Embracing perfectionism as a long term goal

I’ve suffered for a long time with a condition known as perfectionism. It’s a debilitating disorder that hampers productivity through a constant pursuit of idealism.
There are many problems that come with being a perfectionist. Firstly, there is the aforementioned productivity impairment. But also, it’s hard to be happy with anything you produce or anything you’ve achieved in life, as you always believe you could have done better. This does have a side benefit of driving you toward your goals, the problem being that as a perfectionist, your goals are always evolving and often unrealistic.
I’ve fought with the productivity/perfectionism conundrum for a while now and have come to terms with the fact that I will always be a perfectionist at some level. Both my parents are perfectionists, it’s in my DNA. Instead of fighting this innate condition as I have done over the past few years, I’ve recently found a way of embracing perfectionism by treating perfection as a long term goal. So, what do I mean by this?
Let’s take an oil painting as an example. First the artist starts with a thick brush and large blocks of colour to give a general overview of his subject. At this stage he is much more agile and can easily change direction should he need to. Later, after the paint has dried a little, he adds more detail. He repeats this process until he is working with tiny brushes, on the minutest details. There is a great deal to be learned from this technique.
I am suggesting the long term goal of a perfect project, without getting bogged down by tiny details at the outset. Do just enough to fulfil the project requirements with a view to tweak (and perfect) further down the line; there is no point perfecting something that is subject to change. Giving yourself permission to let stuff go until later is the key, however it’s extremely important that this tweaking phase is included in the overall project plan.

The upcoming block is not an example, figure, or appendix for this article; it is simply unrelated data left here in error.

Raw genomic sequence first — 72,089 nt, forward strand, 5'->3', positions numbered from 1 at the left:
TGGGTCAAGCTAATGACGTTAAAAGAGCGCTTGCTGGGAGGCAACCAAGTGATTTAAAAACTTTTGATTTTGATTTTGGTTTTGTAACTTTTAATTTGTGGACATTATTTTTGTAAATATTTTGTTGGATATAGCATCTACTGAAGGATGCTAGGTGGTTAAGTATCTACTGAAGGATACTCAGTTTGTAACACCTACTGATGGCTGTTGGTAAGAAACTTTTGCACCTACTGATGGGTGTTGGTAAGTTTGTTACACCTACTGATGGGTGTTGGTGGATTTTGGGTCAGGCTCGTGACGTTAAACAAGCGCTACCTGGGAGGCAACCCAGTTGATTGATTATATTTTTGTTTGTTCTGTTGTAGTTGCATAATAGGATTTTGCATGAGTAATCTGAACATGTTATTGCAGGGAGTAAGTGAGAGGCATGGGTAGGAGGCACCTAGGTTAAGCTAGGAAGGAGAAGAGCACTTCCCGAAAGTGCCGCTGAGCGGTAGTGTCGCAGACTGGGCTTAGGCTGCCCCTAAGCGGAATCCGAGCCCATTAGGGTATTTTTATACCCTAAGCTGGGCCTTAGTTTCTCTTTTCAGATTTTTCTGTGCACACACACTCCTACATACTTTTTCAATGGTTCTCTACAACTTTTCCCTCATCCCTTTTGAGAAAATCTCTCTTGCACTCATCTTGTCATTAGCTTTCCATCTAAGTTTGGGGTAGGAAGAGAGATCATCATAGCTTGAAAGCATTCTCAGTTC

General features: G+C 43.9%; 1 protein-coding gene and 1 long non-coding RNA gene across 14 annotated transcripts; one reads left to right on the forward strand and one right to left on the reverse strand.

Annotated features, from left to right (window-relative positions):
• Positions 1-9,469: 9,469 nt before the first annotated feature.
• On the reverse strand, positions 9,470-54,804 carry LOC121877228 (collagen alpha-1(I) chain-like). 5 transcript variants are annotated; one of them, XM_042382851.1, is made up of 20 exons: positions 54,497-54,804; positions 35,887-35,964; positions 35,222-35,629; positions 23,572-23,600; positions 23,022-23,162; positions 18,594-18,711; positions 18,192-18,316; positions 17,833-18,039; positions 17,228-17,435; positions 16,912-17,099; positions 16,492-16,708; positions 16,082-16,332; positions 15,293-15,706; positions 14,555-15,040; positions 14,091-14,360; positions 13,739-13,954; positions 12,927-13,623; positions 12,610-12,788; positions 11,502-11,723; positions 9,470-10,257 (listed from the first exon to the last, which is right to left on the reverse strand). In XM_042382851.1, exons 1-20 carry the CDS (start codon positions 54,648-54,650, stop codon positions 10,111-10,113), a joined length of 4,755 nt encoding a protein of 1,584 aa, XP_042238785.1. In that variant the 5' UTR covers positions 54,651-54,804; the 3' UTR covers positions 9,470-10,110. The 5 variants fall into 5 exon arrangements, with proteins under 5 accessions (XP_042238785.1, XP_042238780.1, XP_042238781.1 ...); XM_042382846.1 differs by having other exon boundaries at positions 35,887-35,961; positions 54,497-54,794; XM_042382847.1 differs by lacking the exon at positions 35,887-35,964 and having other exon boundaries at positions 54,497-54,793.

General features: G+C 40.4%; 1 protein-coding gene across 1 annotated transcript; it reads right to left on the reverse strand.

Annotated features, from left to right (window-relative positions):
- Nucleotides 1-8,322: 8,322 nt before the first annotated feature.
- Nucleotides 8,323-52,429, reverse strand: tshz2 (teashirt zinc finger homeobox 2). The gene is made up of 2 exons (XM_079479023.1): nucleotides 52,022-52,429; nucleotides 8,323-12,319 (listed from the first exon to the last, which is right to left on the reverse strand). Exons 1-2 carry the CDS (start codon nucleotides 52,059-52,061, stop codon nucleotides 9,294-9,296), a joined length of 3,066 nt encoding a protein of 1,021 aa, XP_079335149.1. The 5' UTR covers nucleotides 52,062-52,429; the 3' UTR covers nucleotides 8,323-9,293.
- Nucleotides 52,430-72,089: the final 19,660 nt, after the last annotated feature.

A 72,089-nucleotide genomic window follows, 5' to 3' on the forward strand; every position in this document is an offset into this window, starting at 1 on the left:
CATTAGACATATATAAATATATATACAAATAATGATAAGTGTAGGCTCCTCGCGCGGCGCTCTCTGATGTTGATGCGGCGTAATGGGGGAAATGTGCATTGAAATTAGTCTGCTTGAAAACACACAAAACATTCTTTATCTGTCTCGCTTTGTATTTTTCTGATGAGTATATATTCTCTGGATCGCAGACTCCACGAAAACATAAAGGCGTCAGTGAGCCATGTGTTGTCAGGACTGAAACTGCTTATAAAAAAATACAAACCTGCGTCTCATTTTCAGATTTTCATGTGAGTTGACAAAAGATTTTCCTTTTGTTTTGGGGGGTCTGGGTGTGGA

Perfectionism is fine as a long term goal, just don’t let it hinder in reaching those goals.

3 thoughts on “Embracing perfectionism as a long term goal”

  1. Indeed. It’s about being pragmatic rather than an idealist. Treating perfectionism as the end goal of an iterative process makes a lot of sense. Allowing yourself to make mistakes and change your mind can result in the end product being all the better for it. Rigidly sticking to a dogmatic ideal is almost certain to result in a brittle, fragile end-product that fits your narrow ideal as it was formed at the beginning of the project, rather than evolving with it’s needs.

    1. Very true on the mistakes, they almost always have a positive impact on a project as a whole as they make it clear what not to do and help to unveil the correct solution.
      Delaying the perfectionism helps to speed up the mistake to correct solution process. There’s a whole other discussion on how to integrate automated testing with this approach.

  2. The pursuit of perfection is not chargeable. Delivery of the practical is. I’ve always thought that if something is made as well it can be made, then surely it’s ‘perfect’ because it cannot be better. The problem is that anything can be ‘better’. For some years I was the fastidious goon trying to line up pixels across platforms and browsers – but after owning and running (and sometimes failing to run) a business I realise this is pointless – an expense, not an investment. PS In my case I often added complexity in my pursuit of perfection – now, if anything, I try and keep it ‘perfectly’ simple – it’s usually alot nearer what will actually work, plus it’s deliverable.

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